Since We Fell

[Amazon Link]

I've been a Dennis Lehane fan since I got hooked on his Kenzie/Gennaro private eye novels, set in seedy old Boston; he's moved away from those two to write more "serious" mainstream fare, including some movies. (Some good, some not.) But his books are automatically pushed into my to-read queue.

And in an epic tale of shopping, I picked up the Kindle version on sale for a mere $2.99. (It has since returned to $11.99.)

All that said, this is a darned odd book. It opens with "On a Tuesday in May, Rachel shot her husband dead." Promising!

But then we go back, way back, into Rachel's upbringing in a fatherless household, subject to a domineering mother. Mom is a famous self-help writer on relationships and marriage, even though she has no relationships and has eschewed marriage herself. She hides dad's identity from Rachel, which kind of messes Rachel up. Rachel goes through her life with bad relationships, some substance abuse, some mental illness. A promising career in broadcast journalism self-immolates after harrowing Haitian experiences. And then…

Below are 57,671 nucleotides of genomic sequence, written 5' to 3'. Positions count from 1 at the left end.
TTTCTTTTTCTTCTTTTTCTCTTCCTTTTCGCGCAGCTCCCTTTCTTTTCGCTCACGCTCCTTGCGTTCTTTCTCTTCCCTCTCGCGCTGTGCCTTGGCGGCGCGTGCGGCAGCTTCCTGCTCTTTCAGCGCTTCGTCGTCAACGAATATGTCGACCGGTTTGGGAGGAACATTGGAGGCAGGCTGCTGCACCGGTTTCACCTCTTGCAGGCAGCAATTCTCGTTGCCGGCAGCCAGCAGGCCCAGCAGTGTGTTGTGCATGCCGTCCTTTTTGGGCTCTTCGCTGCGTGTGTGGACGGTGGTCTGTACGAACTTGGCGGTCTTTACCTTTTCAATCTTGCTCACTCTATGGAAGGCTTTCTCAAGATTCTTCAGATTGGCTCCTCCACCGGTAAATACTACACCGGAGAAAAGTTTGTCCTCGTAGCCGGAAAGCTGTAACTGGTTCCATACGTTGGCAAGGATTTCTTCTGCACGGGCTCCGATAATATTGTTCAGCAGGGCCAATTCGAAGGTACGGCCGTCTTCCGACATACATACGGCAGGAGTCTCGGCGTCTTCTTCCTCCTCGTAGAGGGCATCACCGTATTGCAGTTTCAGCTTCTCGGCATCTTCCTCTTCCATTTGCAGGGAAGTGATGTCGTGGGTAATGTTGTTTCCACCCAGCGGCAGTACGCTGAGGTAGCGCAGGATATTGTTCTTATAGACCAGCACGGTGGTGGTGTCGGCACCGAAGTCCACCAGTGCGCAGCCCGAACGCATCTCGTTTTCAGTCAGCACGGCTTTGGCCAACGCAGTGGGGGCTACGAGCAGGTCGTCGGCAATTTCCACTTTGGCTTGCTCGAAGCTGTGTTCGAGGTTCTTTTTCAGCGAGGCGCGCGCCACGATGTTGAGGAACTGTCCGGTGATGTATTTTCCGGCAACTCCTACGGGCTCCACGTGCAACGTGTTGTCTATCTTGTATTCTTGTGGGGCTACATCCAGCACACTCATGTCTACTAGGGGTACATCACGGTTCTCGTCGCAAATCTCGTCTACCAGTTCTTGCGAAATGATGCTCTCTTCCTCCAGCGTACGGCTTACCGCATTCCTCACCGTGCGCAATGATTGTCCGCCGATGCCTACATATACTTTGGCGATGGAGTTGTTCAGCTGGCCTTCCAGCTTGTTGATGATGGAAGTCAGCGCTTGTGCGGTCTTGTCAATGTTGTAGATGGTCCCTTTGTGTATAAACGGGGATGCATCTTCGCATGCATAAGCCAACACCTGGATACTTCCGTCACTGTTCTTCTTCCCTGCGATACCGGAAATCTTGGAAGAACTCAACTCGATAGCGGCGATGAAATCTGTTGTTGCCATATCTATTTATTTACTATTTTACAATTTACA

Well, once we're 63% of the way through the book, we're back at the point where she shoots her husband.

And then, I'm tempted to say, things get interesting, finally. Which is not fair, Lehane is an immensely gifted writer, and that first part is "interesting" in that sense. But what comes in the final third of the book is—and I don't want to spoil anything—totally different and unexpected.

All in all, a decent read. I keep wishing for Kenzie/Gennaro to come back, but I'll keep reading anything Lehane writes.